The characteristics of autism are mostly behavioral: resistance to being touched, little to no eye contact, issues with social skills and minimal acknowledgement of others. But a new study has confirmed what most parents of autistic children already know: children on the autism spectrum disorder are four times more likely to suffer from gastrointestinal issues than children who are not on the spectrum. The study was done to increase awareness among medical providers and to further the development of autism and Asperger’s treatment.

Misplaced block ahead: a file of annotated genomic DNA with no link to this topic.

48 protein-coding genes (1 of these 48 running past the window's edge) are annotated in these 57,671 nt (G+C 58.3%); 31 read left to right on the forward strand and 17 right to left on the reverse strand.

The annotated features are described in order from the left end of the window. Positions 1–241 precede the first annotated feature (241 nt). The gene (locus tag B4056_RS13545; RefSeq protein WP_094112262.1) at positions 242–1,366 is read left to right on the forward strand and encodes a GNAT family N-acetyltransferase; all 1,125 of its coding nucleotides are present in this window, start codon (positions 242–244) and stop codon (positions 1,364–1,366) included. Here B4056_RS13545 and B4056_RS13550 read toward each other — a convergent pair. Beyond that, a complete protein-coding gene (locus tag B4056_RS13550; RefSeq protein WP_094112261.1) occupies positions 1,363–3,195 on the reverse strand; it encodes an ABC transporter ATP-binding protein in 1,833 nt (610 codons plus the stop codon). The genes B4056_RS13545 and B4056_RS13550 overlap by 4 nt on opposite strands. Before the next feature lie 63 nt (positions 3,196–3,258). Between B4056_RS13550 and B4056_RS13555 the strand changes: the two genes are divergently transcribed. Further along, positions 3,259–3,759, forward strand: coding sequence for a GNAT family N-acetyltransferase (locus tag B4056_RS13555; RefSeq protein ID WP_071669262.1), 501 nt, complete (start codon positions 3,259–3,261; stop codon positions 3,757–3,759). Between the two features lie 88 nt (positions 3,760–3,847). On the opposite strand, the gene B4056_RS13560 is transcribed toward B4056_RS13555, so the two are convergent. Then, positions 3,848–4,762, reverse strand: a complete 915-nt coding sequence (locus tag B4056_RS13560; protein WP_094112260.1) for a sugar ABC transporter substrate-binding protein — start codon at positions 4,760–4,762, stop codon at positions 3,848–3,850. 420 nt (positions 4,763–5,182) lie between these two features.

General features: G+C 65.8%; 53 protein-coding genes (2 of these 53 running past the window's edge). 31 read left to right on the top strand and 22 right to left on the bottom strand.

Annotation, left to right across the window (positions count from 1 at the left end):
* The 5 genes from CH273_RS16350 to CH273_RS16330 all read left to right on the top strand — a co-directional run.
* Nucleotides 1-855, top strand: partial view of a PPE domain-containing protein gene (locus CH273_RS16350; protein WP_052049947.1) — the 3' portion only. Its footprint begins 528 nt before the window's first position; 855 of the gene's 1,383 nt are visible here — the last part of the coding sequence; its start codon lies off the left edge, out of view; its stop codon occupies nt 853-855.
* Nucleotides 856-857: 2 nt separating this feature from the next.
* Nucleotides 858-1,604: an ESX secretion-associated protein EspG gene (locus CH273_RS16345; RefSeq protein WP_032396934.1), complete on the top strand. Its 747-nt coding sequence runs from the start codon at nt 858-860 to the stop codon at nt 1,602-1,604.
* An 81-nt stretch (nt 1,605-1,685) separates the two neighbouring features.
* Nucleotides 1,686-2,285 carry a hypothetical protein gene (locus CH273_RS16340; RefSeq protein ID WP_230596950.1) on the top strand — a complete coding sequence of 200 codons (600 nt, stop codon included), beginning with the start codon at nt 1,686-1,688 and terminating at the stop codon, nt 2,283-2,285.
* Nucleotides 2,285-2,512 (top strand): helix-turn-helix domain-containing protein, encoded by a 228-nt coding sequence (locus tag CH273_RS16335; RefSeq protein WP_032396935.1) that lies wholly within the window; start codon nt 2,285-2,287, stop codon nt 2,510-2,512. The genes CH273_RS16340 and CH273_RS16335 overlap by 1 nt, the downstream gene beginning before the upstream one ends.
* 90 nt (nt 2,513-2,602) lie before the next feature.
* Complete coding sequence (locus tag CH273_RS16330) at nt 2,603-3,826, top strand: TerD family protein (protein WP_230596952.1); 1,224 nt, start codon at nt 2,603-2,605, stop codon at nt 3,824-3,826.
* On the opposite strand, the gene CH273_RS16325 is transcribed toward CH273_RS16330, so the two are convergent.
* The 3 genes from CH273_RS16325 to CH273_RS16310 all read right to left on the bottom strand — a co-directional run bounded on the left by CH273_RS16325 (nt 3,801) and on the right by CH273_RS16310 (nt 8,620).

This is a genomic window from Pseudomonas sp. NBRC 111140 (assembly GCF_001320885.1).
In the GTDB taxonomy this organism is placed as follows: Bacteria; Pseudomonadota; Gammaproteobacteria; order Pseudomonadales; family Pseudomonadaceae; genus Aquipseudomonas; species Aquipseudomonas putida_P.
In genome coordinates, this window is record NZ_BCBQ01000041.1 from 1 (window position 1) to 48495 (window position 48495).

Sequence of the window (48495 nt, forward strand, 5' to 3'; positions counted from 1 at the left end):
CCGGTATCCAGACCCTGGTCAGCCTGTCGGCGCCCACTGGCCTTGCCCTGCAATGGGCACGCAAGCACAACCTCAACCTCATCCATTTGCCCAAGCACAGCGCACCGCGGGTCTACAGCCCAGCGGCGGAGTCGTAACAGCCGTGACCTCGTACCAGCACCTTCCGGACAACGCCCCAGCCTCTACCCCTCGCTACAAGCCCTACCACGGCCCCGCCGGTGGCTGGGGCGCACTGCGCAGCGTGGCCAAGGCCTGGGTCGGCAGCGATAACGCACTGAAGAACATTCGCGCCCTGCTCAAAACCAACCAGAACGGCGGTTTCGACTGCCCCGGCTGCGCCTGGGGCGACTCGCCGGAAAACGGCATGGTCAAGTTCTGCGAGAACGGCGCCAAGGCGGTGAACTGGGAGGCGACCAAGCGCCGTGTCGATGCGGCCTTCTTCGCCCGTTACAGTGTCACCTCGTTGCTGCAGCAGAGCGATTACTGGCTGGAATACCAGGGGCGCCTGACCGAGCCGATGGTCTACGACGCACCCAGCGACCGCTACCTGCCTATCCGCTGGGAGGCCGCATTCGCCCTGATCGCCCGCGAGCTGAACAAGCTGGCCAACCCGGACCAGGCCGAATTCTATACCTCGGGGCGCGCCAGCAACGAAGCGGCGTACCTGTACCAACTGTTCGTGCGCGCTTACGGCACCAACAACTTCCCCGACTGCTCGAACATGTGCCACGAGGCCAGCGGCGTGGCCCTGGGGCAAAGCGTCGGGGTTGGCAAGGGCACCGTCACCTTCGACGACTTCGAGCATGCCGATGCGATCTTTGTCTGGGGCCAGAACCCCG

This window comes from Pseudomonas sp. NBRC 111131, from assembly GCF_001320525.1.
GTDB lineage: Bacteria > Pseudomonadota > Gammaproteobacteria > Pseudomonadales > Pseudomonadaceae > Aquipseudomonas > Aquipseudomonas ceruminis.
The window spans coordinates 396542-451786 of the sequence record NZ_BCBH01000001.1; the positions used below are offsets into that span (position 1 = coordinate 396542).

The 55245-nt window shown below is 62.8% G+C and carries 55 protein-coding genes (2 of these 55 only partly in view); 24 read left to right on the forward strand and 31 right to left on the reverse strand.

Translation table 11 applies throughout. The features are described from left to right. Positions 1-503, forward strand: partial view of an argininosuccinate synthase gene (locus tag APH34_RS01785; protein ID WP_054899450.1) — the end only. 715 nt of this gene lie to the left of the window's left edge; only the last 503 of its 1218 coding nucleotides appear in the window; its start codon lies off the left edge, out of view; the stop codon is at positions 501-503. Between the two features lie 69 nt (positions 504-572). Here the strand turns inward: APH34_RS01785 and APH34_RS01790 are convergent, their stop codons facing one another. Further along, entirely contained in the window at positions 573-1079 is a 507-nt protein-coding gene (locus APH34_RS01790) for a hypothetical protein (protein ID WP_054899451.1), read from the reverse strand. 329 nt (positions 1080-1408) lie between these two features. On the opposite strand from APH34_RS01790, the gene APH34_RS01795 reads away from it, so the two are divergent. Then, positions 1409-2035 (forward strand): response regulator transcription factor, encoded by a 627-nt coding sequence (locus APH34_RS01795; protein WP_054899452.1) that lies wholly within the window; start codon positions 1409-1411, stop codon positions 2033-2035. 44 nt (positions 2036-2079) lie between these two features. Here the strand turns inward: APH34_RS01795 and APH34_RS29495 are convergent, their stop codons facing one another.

The study was conducted by researchers at the Marcus Autism Center, Children’s Healthcare of Atlanta and Emory University School of Medicine. Since children on the autism spectrum are often picky eaters—they tend to prefer highly processed foods—the onset of GI problems related to autism can be difficult to pin down. If you have a child on the autism spectrum who has faced gastrointestinal difficulties, talk to their child psychiatrist and pediatrician about how to address the issue. By documenting your child’s complaints and behaviors, you and your doctors could discover a pattern that can help pinpoint the problem.